Lusaka, Monday, April, 6, 2020: In the wake of the Corona Virus pandemic whose socioeconomic ramifications are still unfolding, Micro, Small and Medium Enterprises (MSMEs) are taking the greatest hit, threatening their survival. To save this critical sector, COMESA gender and social affairs expert is proposing to governments, to consider introducing national social safety net policies.
Mrs Beatrice Hamusonde, Director of Gender and Social Affairs, observes that as governments enforce public health preventive and mitigation measures, it is paramount to also consider policy measures that address the economic and social aspect of the lockdowns especially on the MSMEs.
“Though the Corona virus pandemic affects all groups of the population, its socio-economic effect is detrimental among micro and small-scale businesses including small scale cross borders traders of whom the majority are women,” she said in a statement issued in Lusaka.
Currently, several COMESA Member States have placed stringent limitations on the movement of people in compliance with the recommendations by the World Health Organisation (WHO), to stop further spread of the COVID 19. This has affected trade in goods and services especially for MSMEs.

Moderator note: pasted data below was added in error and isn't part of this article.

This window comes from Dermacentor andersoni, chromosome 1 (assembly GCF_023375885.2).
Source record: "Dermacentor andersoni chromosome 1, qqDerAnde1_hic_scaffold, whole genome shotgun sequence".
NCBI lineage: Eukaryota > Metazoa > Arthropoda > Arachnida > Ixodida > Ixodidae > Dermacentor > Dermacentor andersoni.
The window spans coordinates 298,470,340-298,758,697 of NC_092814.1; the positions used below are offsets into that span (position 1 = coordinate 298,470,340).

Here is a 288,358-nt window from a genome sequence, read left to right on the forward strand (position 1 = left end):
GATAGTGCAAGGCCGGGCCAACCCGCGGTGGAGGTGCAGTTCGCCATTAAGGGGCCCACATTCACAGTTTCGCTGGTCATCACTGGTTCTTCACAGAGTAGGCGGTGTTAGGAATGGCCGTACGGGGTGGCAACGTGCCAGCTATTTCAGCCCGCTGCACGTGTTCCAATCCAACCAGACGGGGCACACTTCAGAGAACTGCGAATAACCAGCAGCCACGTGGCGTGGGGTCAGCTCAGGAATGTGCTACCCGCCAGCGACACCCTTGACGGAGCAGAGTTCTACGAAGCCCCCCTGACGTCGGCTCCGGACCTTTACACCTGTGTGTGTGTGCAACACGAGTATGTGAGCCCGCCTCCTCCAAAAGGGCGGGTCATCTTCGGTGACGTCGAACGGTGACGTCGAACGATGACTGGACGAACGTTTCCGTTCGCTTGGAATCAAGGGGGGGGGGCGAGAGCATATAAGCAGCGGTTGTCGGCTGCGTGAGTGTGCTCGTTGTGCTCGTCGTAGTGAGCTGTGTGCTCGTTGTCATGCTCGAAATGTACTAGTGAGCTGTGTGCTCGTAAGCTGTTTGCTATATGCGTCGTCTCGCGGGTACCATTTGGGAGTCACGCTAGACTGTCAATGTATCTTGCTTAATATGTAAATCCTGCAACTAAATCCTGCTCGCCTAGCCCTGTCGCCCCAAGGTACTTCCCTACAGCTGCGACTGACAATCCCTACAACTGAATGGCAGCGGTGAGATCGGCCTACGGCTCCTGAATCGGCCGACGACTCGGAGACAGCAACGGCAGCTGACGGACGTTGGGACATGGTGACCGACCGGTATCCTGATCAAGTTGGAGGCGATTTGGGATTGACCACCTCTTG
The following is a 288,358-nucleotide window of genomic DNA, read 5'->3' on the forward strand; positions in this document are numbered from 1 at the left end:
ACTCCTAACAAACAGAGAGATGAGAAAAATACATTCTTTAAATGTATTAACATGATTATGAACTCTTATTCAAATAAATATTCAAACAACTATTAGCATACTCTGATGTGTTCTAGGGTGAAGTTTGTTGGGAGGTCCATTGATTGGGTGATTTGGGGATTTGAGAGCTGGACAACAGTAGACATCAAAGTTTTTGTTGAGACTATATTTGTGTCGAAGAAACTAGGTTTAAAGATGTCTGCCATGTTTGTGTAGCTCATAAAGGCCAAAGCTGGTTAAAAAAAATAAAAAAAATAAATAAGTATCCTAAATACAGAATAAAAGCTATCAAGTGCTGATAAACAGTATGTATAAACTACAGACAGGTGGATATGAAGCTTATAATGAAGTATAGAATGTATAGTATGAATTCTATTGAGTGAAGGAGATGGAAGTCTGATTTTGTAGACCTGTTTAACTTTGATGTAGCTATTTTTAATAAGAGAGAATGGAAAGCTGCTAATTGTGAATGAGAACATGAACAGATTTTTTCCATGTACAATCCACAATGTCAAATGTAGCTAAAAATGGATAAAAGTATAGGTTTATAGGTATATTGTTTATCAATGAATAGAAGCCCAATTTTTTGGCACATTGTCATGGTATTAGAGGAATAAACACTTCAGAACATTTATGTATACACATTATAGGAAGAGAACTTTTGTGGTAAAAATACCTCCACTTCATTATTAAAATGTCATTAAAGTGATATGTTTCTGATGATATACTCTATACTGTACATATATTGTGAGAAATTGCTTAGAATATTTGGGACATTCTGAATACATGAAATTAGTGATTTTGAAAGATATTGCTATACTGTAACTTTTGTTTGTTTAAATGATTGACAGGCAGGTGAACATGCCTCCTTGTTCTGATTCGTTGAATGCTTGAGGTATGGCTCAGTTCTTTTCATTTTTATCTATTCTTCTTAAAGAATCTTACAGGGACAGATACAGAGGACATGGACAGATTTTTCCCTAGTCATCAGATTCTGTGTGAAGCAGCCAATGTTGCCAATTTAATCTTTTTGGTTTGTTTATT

“In the formal institutions, work from home has been introduced and it seems going well in different organizations including government offices,” the Director said. “Applying the same measure for self-employed citizens will obviously present difficulties in many ways to micro and small-scale businesses.”
Noting that regional some governments have already acted and mobilized resources to provide direct support to disadvantaged families, Mrs. Hamusonde called for enhanced partnerships with the private sector to reduce the burden of the outbreak on limited public resources.
Further, she noted, it is also timely for Member States to prioritize the analysis of the resilience index and vulnerability scale of the informal economy.
In Africa especially in Sub Sahara Africa, more than 75% of the population’s source of livelihood comes from micro and small informal businesses including Small Scale Cross Border Traders. This sector is mainly dominated by women and young people. These informal businesses mostly generate meager daily incomes that are the sole source of livelihoods for many families in semi urban and low-income communities.